In our previous post discussing the difference between bicarbonates and pH, we noted the need for neutralizing high bicarbonate levels in irrigation water. If high levels are not addressed, they can react with calcium and magnesium to form bicarbonate salts, further increasing media pH and removing vital nutrients from solution.
Ideally, we want to see a bicarbonate level between 60-100 ppm (HCO3). When your water analysis shows a higher level than this, it is time to consider using acid to neutralize enough bicarbonates to bring your count down to this range.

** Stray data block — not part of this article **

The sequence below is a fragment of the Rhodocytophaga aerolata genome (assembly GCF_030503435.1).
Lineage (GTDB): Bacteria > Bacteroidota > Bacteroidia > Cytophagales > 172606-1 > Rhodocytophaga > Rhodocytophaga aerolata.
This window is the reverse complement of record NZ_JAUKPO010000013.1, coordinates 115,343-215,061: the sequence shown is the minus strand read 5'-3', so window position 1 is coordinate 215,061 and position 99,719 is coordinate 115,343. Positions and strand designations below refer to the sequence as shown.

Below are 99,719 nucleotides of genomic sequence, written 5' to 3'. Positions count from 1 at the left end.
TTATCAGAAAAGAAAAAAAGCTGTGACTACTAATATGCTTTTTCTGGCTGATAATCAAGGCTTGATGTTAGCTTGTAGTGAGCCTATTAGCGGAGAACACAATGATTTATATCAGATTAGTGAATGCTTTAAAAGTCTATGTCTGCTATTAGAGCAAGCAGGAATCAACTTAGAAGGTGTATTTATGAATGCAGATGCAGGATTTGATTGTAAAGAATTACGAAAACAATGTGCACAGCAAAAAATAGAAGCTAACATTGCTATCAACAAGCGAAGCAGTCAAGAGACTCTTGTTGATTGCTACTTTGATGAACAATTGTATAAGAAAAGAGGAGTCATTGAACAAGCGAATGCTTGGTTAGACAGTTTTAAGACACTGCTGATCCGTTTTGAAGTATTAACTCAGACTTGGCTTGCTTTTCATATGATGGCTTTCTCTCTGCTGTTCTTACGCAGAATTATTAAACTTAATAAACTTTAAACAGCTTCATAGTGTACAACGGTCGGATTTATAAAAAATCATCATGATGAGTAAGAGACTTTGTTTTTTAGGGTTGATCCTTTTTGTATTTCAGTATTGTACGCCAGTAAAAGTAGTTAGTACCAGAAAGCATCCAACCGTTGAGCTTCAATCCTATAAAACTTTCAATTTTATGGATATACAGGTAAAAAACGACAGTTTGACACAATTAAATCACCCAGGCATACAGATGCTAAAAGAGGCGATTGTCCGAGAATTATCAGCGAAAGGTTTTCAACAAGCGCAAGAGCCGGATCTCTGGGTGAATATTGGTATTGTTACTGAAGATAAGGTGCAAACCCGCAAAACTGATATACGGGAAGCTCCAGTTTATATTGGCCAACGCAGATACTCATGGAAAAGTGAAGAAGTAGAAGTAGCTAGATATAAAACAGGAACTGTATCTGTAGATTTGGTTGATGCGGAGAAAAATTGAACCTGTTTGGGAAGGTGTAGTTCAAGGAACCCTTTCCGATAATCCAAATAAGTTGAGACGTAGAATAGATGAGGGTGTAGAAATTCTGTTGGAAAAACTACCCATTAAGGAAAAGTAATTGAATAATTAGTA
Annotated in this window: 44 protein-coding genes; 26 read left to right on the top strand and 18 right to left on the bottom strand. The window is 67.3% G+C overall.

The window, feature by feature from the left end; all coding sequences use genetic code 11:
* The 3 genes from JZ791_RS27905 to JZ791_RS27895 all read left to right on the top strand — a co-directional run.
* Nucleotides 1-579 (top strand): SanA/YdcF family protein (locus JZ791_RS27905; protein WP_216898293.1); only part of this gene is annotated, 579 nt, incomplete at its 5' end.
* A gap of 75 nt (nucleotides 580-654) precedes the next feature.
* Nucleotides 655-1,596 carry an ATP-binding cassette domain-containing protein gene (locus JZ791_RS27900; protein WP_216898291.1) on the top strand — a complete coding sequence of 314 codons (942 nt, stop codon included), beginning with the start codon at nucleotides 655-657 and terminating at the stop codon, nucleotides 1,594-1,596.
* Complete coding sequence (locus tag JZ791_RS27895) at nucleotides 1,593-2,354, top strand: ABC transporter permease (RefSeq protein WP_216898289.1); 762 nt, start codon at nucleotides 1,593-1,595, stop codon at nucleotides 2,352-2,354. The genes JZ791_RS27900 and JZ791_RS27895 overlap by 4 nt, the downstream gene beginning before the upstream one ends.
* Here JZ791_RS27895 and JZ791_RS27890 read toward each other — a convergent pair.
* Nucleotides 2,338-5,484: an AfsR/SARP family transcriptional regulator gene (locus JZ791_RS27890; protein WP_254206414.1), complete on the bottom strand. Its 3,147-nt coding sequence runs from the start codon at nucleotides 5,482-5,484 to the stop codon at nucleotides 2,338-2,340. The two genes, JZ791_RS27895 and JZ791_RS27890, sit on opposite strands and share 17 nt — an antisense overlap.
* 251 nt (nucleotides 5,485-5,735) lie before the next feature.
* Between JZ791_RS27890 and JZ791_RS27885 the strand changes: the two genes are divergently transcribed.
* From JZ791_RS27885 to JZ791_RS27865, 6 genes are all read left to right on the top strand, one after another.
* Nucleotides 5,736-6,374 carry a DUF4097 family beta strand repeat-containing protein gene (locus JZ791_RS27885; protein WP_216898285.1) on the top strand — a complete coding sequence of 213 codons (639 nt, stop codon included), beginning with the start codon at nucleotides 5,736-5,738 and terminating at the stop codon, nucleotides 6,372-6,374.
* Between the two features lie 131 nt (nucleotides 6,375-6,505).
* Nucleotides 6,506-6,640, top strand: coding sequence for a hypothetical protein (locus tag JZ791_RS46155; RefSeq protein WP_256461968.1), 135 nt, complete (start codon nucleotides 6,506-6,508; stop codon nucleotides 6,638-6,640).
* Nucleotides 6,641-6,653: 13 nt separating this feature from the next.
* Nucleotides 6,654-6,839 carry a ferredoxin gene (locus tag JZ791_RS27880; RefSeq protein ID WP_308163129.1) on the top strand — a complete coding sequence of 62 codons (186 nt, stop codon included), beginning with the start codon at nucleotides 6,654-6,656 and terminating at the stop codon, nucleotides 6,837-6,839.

There are several factors to consider when choosing an acid, including safety, nutritional value, and compatibility:
It is important to identify what strength of acid you’re using, along with specific gravity to accurately determine the rate you require. Luckily, the University of New Hampshire has created a calculator that does the hard work for you – AlkCalc
For more information on acid safety, mixing and use, visit the University of Massachusetts’ extension article on Adjusting Alkalinity with Acids.